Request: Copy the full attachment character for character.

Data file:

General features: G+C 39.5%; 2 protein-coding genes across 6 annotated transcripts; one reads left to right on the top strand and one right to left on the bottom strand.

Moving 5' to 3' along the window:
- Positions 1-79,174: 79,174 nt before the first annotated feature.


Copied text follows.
General features: G+C 39.5%; 2 protein-coding genes across 6 annotated transcripts; one reads left to right on the top strand and one right to left on the bottom strand.

Moving 5' to 3' along the window:
- Positions 1-79,174: 79,174 nt before the first annotated feature.